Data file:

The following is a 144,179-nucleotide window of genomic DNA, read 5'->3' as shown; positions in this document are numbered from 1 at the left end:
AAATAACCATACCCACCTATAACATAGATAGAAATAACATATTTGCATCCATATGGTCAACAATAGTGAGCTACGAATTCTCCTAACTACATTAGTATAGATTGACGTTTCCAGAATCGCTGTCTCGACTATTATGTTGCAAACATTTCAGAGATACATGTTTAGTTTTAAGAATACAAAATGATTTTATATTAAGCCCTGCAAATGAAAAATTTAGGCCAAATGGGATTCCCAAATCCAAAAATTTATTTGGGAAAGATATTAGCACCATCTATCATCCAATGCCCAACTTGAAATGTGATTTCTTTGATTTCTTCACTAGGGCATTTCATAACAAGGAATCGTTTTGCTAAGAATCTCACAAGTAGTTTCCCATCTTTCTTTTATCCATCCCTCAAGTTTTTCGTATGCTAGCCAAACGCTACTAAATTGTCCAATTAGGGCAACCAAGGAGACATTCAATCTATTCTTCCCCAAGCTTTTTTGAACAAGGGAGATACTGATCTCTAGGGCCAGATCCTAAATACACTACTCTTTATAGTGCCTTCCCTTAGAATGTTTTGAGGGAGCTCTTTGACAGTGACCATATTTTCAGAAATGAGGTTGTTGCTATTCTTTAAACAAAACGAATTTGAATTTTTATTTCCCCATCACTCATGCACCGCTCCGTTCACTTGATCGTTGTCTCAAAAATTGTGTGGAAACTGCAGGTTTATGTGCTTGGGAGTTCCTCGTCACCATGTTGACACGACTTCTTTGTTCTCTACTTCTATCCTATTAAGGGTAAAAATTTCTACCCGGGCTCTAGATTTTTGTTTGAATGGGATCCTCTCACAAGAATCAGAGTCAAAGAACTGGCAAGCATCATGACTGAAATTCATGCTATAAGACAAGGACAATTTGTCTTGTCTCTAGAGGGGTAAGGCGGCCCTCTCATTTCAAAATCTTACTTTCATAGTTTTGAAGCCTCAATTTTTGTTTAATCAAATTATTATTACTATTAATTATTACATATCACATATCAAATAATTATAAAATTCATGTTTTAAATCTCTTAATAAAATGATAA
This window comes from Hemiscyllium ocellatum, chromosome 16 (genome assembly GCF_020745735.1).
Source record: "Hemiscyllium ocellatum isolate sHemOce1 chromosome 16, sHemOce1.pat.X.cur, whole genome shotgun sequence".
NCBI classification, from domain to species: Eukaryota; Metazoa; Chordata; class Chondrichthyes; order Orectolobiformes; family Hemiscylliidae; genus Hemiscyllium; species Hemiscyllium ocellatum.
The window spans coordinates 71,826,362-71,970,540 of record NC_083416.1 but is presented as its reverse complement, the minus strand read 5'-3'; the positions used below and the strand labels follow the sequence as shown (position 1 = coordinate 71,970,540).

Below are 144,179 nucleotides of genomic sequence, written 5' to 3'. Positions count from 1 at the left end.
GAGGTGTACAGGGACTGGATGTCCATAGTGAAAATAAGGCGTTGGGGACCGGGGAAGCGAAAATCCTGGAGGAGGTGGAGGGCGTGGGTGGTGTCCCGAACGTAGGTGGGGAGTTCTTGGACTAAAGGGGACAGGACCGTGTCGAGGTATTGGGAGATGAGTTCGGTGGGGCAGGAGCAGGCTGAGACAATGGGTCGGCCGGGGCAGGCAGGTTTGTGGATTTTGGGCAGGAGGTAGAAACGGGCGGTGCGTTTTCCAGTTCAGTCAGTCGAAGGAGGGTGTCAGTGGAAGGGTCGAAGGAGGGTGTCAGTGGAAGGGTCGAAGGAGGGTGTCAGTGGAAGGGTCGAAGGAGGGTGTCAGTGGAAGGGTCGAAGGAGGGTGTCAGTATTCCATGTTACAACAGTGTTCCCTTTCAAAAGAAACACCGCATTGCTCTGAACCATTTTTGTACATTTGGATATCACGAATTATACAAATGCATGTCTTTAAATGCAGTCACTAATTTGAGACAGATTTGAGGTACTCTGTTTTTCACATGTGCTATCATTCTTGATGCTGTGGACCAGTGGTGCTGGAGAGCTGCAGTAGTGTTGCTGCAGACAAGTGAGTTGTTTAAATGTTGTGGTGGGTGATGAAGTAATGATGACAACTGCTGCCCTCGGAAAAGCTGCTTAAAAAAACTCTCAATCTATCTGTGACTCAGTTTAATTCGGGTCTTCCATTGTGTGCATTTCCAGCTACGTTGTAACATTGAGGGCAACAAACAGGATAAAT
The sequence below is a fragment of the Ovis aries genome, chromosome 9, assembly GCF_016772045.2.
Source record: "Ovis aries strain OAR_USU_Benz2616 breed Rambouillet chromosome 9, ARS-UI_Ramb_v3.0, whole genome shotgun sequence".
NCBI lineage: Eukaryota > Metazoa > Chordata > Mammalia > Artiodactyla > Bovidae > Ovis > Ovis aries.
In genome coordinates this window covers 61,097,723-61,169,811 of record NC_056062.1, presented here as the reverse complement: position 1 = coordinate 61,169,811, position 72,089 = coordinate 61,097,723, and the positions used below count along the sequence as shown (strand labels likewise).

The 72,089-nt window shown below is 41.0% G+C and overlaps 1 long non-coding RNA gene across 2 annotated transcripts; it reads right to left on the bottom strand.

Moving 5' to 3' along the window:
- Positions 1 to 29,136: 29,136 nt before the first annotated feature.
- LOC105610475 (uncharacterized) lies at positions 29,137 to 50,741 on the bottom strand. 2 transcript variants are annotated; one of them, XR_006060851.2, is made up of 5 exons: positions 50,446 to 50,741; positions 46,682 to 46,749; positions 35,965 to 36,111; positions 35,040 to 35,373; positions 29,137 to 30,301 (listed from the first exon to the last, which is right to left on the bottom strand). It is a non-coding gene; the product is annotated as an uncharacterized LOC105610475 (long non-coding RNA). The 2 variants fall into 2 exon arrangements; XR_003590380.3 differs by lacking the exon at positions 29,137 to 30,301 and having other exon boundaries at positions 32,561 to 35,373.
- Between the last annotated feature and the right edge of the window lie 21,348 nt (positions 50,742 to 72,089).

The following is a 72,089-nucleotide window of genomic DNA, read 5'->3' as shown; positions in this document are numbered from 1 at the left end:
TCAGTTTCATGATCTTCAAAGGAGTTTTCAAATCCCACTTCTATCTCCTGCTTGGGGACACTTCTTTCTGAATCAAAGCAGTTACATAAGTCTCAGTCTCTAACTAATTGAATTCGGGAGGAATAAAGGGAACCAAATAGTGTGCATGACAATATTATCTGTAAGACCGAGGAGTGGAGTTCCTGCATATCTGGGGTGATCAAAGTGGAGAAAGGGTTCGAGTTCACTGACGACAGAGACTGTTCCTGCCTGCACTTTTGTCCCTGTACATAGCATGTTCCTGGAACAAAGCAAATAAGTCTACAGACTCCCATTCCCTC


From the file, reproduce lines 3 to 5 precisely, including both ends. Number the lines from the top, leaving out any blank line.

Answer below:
This window comes from Hemiscyllium ocellatum, chromosome 16 (genome assembly GCF_020745735.1).
Source record: "Hemiscyllium ocellatum isolate sHemOce1 chromosome 16, sHemOce1.pat.X.cur, whole genome shotgun sequence".
NCBI classification, from domain to species: Eukaryota; Metazoa; Chordata; class Chondrichthyes; order Orectolobiformes; family Hemiscylliidae; genus Hemiscyllium; species Hemiscyllium ocellatum.